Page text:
A new study from our local earthquake experts has put new and clearer numbers on the risk of large earthquakes in the Bay Area's future--evidence of new progress in this slow process of enlightenment.
It may happen just once in your lifetime: a large tsunami is coming, big enough to make you run for your life. Where do you go? USGS has released a new tool to help planners plot out shelters in West Coast communities and other tsunami-hazard zones.
The Third International Conference on Earthquake Early Warning, held in Berkeley last week, was a revealing glimpse of our future, in which we'll get precious seconds of notice before earthquake shaking strikes our lives and buildings.
Among the helpful advice and resources that government agencies are sharing after the South Napa earthquake, the most effective product may be the newly released comic book "Without Warning."
The Alquist-Priolo law keeps new homes away from active earthquake faults. But a study finds that the resulting 'fault zone parks' attract wealthy residents despite the seismic hazard.
A new study adds strong evidence that deep-injection wells can occasionally nudge a fault into activity. The key is figuring out how it happens, then learning to avoid whatever is making it happen.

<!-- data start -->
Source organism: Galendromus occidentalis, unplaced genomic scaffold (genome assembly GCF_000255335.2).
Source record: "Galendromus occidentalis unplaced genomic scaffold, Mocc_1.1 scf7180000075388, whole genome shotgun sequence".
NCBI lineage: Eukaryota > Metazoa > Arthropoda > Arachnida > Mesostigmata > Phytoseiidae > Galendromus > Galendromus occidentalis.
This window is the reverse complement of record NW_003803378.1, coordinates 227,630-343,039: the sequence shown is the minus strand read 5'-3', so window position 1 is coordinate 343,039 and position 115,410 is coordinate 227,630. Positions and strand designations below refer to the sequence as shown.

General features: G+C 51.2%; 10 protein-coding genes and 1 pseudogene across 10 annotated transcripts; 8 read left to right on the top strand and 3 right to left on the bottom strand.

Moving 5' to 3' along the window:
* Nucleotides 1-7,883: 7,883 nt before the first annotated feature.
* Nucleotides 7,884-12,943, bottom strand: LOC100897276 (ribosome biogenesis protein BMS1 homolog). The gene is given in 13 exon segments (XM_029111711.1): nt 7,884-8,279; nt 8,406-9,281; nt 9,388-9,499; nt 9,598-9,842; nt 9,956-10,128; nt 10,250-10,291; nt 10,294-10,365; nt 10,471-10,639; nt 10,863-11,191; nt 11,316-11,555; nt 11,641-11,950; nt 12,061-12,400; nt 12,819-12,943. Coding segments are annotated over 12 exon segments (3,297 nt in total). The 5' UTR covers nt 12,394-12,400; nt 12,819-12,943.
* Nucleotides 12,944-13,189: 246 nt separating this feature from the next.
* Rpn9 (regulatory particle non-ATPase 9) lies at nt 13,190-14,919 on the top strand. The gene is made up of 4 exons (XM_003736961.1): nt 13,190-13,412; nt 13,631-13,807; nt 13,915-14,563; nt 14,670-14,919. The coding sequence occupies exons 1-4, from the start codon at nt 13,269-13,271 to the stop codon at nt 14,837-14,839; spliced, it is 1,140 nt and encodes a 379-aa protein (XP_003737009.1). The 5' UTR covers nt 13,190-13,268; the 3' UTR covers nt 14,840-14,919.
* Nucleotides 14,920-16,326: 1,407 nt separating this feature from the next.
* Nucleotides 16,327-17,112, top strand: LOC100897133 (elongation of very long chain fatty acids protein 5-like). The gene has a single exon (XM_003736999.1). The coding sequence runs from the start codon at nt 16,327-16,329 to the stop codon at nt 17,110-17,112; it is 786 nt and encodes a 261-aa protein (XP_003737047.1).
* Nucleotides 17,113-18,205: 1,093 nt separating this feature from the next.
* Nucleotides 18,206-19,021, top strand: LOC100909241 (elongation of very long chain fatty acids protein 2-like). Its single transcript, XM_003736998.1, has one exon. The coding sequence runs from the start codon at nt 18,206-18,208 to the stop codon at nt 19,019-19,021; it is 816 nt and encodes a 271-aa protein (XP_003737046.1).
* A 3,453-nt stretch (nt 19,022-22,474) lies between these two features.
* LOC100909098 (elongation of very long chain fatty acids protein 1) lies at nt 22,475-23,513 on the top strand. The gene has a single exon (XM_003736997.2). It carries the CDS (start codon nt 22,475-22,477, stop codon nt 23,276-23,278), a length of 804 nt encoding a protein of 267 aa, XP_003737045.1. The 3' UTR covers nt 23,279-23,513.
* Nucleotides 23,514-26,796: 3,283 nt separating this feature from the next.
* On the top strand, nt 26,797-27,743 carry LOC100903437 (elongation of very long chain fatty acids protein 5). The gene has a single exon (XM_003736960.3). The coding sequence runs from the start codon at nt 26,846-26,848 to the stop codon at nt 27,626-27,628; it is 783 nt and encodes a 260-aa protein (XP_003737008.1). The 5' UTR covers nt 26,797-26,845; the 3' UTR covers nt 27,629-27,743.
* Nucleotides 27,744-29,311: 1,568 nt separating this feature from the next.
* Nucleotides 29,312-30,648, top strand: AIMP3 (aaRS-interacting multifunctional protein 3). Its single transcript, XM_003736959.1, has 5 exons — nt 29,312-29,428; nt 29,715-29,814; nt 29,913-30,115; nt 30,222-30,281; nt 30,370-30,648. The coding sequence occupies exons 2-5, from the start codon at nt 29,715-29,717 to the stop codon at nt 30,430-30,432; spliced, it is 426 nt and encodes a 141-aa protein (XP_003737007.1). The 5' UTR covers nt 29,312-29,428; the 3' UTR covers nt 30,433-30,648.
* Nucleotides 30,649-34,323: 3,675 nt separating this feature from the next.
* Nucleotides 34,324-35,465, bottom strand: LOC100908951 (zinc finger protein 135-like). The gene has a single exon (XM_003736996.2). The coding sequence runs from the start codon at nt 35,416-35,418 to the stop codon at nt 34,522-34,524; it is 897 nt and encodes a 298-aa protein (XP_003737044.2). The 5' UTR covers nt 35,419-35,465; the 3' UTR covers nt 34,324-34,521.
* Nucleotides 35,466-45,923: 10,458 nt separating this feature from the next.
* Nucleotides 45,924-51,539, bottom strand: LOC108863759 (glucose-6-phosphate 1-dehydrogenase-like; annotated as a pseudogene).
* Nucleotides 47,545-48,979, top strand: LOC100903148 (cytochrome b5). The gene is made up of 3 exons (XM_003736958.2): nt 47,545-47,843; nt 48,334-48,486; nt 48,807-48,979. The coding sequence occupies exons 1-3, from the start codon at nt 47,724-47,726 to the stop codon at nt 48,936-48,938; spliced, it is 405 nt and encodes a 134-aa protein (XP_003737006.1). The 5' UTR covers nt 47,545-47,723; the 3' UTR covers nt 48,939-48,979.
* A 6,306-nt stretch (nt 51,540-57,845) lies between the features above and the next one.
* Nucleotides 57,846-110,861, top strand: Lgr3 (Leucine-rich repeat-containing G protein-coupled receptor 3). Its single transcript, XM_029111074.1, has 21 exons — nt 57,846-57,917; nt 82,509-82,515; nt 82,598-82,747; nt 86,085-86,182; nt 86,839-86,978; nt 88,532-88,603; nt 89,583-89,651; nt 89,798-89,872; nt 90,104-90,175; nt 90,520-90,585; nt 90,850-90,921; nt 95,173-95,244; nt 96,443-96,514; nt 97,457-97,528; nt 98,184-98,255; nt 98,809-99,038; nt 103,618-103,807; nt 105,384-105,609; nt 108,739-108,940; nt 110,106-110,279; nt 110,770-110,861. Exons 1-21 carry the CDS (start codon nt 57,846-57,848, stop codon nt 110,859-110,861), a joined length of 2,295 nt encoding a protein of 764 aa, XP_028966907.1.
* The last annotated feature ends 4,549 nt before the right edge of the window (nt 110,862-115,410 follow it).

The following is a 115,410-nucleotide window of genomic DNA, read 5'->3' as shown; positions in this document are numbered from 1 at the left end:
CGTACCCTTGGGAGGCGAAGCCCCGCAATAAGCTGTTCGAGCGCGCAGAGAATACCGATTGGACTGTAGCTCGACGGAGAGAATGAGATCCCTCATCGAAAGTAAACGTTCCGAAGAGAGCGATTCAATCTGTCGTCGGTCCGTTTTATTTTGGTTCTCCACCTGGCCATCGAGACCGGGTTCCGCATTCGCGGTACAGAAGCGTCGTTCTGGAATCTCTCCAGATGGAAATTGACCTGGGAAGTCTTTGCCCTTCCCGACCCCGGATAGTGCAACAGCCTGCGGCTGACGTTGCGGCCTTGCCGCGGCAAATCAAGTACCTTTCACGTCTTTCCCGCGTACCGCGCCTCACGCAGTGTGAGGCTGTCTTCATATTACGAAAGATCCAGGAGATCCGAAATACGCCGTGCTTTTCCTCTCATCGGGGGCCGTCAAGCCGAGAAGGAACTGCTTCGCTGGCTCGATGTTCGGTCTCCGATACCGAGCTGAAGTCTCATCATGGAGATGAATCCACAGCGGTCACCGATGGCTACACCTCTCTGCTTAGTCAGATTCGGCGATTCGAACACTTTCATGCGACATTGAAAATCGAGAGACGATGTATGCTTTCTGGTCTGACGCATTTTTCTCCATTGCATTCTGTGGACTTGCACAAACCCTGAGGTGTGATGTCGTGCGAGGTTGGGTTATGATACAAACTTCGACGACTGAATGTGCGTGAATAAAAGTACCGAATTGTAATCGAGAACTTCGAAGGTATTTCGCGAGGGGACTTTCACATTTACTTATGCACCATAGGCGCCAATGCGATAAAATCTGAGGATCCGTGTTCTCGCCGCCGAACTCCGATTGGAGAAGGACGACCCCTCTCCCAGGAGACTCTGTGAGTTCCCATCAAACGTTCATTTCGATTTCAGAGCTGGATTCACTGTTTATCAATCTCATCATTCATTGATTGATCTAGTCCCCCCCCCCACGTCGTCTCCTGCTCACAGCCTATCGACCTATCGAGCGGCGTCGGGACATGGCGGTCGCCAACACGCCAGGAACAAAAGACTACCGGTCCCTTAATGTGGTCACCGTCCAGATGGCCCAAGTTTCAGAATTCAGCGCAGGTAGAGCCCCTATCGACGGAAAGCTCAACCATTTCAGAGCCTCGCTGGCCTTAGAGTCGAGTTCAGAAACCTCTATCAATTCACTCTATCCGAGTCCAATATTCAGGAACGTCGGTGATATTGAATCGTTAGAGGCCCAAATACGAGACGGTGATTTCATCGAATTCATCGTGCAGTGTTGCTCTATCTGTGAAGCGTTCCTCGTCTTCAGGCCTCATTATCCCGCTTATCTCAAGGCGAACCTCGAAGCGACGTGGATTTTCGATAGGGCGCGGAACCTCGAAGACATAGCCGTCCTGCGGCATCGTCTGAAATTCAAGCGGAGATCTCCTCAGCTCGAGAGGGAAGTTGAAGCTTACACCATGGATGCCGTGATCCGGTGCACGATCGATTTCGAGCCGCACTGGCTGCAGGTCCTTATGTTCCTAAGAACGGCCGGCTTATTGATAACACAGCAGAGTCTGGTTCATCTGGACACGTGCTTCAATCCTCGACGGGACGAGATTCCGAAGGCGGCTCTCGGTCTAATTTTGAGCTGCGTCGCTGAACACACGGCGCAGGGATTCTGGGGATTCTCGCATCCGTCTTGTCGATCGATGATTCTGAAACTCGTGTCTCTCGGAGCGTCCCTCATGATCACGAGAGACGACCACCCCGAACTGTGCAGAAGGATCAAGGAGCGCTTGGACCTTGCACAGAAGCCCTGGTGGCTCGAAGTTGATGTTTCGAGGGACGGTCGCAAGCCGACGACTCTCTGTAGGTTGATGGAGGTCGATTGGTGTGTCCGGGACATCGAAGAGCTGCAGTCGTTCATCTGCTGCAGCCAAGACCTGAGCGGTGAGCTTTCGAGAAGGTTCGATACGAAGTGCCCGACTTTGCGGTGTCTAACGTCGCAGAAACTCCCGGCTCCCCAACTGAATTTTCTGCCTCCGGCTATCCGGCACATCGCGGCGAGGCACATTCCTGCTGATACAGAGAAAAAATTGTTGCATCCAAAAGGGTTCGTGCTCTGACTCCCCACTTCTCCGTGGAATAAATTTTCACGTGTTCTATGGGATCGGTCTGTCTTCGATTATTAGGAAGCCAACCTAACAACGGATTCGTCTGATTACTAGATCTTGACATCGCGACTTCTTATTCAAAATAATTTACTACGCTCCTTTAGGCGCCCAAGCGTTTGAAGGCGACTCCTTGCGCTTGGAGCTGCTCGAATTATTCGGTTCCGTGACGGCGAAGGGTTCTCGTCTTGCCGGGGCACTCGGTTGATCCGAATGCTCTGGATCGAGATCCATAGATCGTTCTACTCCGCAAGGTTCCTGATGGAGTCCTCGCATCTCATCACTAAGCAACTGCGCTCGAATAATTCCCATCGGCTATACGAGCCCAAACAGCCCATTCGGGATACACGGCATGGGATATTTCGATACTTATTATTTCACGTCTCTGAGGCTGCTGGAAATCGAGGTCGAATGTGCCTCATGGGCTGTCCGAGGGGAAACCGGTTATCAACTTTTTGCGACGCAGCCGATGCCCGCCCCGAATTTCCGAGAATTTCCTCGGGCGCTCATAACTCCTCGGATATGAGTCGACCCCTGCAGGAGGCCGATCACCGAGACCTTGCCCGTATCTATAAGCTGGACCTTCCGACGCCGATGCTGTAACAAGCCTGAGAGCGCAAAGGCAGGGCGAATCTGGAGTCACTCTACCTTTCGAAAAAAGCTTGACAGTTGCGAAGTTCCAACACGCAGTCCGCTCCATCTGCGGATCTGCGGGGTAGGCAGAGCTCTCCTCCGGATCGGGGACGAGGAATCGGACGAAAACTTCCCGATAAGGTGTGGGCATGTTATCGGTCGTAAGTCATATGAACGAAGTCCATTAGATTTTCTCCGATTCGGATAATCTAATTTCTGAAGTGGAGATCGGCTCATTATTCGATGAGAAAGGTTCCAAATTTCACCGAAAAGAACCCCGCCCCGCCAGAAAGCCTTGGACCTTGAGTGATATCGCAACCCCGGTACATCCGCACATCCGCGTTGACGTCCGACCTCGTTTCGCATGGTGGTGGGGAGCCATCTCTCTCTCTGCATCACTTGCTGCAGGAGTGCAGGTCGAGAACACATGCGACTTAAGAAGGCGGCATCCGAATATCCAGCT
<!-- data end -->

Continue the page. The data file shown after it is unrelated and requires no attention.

Recent cutting-edge techniques are opening a new approach for earthquake forecasts by matching foreshocks -- small quakes occurring on the same stretch of fault that subsequently fails in the large mainshock -- to changes on the seafloor.
A new paper attempts to describe a realistic picture of the unimaginable: a colossal cosmic impact that left a crater 500 kilometers across on the ancient Earth.
50 years ago today, the Good Friday earthquake in Alaska sent shockwaves through earth science itself.
New research has mapped 19th-century earthquake ruptures along the San Andreas Fault in a study that combines geologic and human records.
And some say that a fracking boom in California will raise the ante.
For long-term earthquake planning in the Mississippi Valley region, we need to know whether earthquakes are fading away, as some suggest, or not. A new study argues that we're in a "steady as she goes" phase.
Coastal subsidence and precision GPS data helped scientists "anticipate" a major earthquake in Coast Rica, placing us one small step closer to earthquake prediction.
A $100 million effort to push the world's cities toward better disaster resistance is making a test case with a "gang of four" Resilient Cities: Alameda, Berkeley, Oakland and San Francisco.
Listening to the sped-up vibrations of earthquakes offers a tantalizing glimpse of the deep physics behind seismicity as well as everyday sounds.
A newly published study from the University of Washington demonstrates how we can forecast landslides that will follow a major earthquake in the Bay Area.
Nature shows almost no signs of the Loma Prieta earthquake 24 years later. But the human landscape still carries scars that should remind us to practice continual preparedness.
Scientists are creeping their way toward better understanding of earthquake swarms, those annoying and sometimes damaging seismic pests we get in California.
The rise of a small, fuming island after a large distant quake may not be such an exotic event. Look for one when the next Big One strikes California.